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UDESC 2015

'Twerking' bounces into Oxford dictionary

    LONDON – Twerking, the rump-busting up-and-down dance move long beloved on America's hip-hop scene, has officially gone mainstream. 5It's got the English dictionary entry to prove it.
    Britain's Oxford Dictionaries said the rapid-fire gyrations employed by U.S. pop starlet Miley Cyrus to bounce her way to the top of the charts had become 3increasingly visible in the past 12 months and would be added to its publications under the entry: "Twerk, verb."
Although Cyrus's eye-popping moves at Monday's MTV Video Music Awards may have been many viewers' first introduction to the practice, Oxford Dictionaries' Katherine Connor Martin said "twerking" was some two decades old.
    "There are many theories about the origin of this word, and since it arose in oral use, we may never know the answer for sure," Martin said. "We think the most likely theory is that it is an alteration of work, because that word has a history of 4being used in similar ways, with dancers being encouraged to 'work it.' The 't' could be a result of blending with another word such as twist or twitch."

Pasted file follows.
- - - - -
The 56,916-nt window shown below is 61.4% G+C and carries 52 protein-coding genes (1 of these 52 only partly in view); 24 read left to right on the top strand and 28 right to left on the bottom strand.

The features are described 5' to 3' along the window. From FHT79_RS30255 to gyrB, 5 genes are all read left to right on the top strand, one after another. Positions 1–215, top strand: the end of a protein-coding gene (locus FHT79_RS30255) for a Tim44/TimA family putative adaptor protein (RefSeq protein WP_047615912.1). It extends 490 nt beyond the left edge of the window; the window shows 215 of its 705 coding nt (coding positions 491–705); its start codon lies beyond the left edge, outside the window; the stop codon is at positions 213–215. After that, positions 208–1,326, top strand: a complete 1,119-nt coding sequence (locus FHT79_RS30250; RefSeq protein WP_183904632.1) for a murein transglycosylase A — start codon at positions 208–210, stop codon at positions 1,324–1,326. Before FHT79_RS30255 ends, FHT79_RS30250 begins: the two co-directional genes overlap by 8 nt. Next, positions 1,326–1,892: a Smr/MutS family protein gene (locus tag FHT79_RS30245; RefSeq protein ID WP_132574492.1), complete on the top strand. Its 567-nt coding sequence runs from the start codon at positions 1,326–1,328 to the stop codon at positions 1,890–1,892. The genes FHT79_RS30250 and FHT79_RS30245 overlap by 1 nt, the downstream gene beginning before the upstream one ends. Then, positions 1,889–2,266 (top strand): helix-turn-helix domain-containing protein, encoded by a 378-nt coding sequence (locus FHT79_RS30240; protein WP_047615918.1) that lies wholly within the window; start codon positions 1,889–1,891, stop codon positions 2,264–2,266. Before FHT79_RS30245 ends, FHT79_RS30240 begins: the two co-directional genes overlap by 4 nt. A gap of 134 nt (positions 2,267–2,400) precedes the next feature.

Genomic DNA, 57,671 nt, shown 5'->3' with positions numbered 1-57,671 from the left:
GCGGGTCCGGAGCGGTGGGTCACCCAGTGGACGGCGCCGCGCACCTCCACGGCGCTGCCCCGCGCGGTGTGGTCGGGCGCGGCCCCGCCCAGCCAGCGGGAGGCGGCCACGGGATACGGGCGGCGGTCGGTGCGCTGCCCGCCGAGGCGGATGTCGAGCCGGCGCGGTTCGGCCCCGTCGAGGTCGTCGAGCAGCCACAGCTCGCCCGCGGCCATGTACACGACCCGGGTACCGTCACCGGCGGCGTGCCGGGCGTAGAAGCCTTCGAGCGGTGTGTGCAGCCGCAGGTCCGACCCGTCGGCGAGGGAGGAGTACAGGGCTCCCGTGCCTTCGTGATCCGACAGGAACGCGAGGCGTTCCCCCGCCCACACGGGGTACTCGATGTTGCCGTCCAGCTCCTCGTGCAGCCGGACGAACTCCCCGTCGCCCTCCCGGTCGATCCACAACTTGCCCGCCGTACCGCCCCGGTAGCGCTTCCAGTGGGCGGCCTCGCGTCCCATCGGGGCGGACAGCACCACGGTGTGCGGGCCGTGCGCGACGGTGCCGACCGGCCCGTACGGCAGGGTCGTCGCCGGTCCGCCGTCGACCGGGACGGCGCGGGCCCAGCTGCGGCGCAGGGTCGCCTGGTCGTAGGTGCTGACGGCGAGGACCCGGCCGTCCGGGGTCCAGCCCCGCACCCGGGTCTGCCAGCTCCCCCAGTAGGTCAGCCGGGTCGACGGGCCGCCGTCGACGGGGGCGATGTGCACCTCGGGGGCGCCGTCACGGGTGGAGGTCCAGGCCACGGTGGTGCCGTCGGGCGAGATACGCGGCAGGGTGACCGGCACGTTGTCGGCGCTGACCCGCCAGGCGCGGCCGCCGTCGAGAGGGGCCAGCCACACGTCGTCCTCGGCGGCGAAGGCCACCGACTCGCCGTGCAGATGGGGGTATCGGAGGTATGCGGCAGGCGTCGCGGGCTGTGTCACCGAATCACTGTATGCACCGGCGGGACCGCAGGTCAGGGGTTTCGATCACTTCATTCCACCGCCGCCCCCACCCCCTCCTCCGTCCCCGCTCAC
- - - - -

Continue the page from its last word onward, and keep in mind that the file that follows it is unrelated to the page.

"Twerk" will be added to the dictionary as part of its quarterly update, 1which includes words such as "selfie," the word typically used to describe pouty smartphone self-portraits, "digital detox" for time spent way from Facebook and Twitter, and "Bitcoin," for the nationless electronic currency, 2whose gyrations have also caught the world's eye.
    Oxford Dictionaries is responsible for a range of reference works, including Oxford Dictionaries Online, which focuses on modern usage, and the historically-focused Oxford English Dictionary, which probably won't be adding "twerk" to its venerable pages any time soon.
    The definition: "Twerk, v.: dance to popular music in a sexually 6provocative manner involving thrusting hip movements and a low, squatting stance."

By RAPHAEL SATTER Associated Press (www.mercurynews.com) Accessed on: august 10th, 2014.


The words in bold: “which” (ref. 1) and “whose” (ref. 2) are consecutively related to:

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